Providing quality customer experience is certainly the way of the future.
According to Econsultancy’s 2018 Digital Trends Report, businesses are most excited about the opportunities that customer experience has to offer, more than about content marketing, mobile, personalisation and social.
Out of the businesses surveyed, 22% were most keen to see where a focus on customer experience would take them, and how content could help them achieve this focus. Providing quality customer experience is certainly the way of the future, but with so many call centres popping up, one needs to find ways to stand out in the customer service crowd.
One important way to do so is to be on top of customer engagement data, data that will give you the insights you need to create a bigger and better customer experience year on year. Whether your call centre is in-house or you make use of customer management outsourcing, written in collaboration with Merchants here are the most important customer engagement metrics your call centre should be tracking.
Customer satisfaction, while basic, is a vital metric to track. According to Call Centre Helper’s 2017 report, 95% of call centre professionals found this a very important metric to be on top of. Knowing how many customers are or aren’t happy with your service will help you better understand how much you need to do to increase satisfaction levels, as well as how to do so. You might be receiving a large number of calls daily, but they may not be happy ones. Or you might be achieving just enough happy customers, but not enough to make a positive difference in trust levels of your brand.
Tracking your customer satisfaction rate can easily be done through an online survey that pops up when customers land on your website, a pre-recorded survey that starts once a call ends with a customer, or a follow-up email survey. Asking customers about their satisfaction with your service on a scale of 1-10 will help you quantify how happy your customers are and help you figure out whether you’re on the right track or where you need to up your game.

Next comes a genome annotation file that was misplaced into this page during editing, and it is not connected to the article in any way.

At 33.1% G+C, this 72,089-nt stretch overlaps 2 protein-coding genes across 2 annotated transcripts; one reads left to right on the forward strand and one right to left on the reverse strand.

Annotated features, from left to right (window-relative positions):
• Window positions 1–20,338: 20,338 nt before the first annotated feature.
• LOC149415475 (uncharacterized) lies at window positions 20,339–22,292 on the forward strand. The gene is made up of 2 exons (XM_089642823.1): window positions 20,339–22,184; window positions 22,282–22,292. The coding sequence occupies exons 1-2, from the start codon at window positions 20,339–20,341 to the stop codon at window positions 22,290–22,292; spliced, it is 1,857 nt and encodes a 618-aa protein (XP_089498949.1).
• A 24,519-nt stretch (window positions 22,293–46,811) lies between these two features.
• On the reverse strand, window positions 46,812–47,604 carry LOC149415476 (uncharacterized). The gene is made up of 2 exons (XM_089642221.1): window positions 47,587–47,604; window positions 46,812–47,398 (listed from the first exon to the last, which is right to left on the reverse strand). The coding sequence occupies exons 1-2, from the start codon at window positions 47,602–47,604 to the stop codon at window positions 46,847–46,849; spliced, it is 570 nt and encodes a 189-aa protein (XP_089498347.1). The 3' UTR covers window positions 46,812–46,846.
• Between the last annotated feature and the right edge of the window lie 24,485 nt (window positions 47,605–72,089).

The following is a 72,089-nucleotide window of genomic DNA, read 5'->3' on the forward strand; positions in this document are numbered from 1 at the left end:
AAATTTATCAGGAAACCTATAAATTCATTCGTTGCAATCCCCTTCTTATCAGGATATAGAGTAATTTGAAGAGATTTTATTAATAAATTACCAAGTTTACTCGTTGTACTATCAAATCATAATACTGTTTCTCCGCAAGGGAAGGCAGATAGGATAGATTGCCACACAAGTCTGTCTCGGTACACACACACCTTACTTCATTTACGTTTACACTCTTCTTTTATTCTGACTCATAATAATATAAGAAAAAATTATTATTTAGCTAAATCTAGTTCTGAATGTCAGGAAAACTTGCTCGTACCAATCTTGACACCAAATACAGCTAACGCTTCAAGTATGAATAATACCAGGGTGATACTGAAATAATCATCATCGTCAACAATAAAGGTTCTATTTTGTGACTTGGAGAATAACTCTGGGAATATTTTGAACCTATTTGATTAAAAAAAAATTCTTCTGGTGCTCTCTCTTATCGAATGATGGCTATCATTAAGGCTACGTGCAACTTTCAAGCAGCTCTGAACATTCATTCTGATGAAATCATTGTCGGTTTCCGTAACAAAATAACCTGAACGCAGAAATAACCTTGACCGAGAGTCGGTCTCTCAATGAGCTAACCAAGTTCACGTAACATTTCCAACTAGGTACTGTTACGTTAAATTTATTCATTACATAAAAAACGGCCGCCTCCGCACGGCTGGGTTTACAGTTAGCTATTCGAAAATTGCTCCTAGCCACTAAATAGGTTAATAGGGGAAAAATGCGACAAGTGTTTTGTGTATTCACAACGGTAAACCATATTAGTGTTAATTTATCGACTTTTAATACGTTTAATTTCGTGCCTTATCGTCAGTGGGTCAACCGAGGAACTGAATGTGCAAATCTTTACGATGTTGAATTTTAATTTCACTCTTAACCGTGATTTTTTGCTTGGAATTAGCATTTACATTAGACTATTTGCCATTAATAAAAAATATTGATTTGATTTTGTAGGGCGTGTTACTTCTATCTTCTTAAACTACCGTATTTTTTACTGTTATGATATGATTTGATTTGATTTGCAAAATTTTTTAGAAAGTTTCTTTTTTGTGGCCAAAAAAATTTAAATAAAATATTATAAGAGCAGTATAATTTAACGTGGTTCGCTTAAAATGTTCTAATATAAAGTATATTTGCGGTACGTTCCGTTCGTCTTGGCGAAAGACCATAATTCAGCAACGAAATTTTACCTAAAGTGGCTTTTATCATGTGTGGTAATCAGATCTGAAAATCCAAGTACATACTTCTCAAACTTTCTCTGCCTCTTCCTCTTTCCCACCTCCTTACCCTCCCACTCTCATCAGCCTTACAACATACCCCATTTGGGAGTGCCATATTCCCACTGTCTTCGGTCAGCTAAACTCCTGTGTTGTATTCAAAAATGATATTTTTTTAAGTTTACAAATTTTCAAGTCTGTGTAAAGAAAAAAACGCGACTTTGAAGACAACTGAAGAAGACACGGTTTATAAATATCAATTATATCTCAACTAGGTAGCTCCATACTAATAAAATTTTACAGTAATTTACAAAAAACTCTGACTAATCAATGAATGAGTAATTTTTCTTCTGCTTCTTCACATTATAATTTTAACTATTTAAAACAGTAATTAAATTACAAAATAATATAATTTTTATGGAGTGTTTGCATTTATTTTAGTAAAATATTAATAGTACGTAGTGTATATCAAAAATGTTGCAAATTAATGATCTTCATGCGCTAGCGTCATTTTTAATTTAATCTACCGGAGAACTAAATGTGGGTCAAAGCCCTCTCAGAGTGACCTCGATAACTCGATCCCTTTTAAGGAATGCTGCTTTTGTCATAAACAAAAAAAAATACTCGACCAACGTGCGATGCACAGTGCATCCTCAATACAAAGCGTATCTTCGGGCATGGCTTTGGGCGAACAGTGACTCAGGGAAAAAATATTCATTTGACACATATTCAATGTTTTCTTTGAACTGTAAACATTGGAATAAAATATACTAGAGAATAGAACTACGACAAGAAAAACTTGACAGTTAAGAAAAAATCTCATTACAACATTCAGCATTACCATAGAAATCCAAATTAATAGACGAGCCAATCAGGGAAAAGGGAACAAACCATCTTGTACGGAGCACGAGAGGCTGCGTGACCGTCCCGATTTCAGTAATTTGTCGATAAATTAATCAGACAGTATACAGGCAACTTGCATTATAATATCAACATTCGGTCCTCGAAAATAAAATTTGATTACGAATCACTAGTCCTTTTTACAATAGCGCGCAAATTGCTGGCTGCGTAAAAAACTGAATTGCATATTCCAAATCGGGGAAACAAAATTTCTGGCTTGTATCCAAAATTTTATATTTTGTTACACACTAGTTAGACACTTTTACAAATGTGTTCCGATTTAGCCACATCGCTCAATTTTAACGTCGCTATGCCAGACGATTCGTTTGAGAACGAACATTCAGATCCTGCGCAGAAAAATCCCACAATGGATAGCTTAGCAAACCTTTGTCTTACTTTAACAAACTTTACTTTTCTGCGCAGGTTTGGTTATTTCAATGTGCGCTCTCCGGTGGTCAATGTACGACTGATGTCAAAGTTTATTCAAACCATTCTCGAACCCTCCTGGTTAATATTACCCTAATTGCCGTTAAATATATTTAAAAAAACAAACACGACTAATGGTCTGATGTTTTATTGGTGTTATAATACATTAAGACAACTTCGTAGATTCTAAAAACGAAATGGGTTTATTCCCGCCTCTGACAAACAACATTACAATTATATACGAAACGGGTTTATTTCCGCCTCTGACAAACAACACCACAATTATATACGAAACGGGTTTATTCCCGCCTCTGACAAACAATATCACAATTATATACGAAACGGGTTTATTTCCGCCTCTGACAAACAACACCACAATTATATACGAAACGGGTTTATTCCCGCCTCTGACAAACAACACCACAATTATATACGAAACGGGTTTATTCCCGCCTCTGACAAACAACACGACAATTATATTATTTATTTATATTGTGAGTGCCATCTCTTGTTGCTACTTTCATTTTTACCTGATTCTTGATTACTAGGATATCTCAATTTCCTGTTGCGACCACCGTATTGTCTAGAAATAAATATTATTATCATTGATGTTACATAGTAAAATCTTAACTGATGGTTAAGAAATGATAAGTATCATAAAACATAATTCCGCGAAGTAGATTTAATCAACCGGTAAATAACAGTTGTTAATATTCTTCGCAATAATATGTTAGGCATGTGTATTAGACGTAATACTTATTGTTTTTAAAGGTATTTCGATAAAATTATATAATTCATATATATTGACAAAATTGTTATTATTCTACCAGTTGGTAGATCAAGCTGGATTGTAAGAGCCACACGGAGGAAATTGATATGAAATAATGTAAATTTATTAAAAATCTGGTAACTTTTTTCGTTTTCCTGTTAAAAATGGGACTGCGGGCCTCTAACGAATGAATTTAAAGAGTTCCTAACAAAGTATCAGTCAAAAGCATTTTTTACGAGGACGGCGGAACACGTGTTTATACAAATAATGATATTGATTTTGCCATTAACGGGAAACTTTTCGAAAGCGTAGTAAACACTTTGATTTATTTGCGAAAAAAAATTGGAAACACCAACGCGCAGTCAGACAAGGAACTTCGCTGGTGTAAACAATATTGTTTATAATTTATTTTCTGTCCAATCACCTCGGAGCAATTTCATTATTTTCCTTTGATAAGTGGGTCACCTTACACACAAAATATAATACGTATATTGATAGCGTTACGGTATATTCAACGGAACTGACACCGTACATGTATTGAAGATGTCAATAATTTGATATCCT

The query resolution metric looks at how often a customer needs to call your company in order for their query to be resolved, where the fewer times a customer has to call you for a problem to be corrected, the better your service. While this metric can be tricky to measure to 100% accuracy as continuous calls from one customer may be for different problems, it can help you identify which issues are causing the most repeat calls.
With 68% of call centre professionals finding this a very important metric to track, there are a number of ways you can track query resolution. You can either track the number of calls that customers make within a one-week period and then find out what their queries were, or use a post-call survey to determine if a customer made multiple calls for one query.
Social media efficacy
Social media has become a popular means for customers to interact with businesses. Some businesses have diverted their customers to their Facebook pages to solve their basic queries, for example. In South Africa, approximately 97% of brands use Facebook and, while this is a way to free up your agents’ time for more important or bigger queries, you need to make sure that the service your customers receive over social media is both pleasant and effective.
You can track both the efficacy of your social media platforms to provide a good customer service and track how many customers use these platforms to solve a query. Through technologies you can analyse how many queries you receive, how long it takes for your agents to respond to queries and how customers feel about your brand. You can start to see how effective your social media customer services are. One company that provides such technologies is Hootsuite.
Looking at these metrics makes it clear How KNOWN Data Can Improve Your Customer Experience. At every stage of the customer experience there are things which could turn customers away. But fortunately, by tracking the above metrics, it’s easy enough to figure out what is working and what isn’t. Tracking these three main metrics will help you figure out how well your customer service team is doing, and how you might be able to improve your customer experience strategy going forward.
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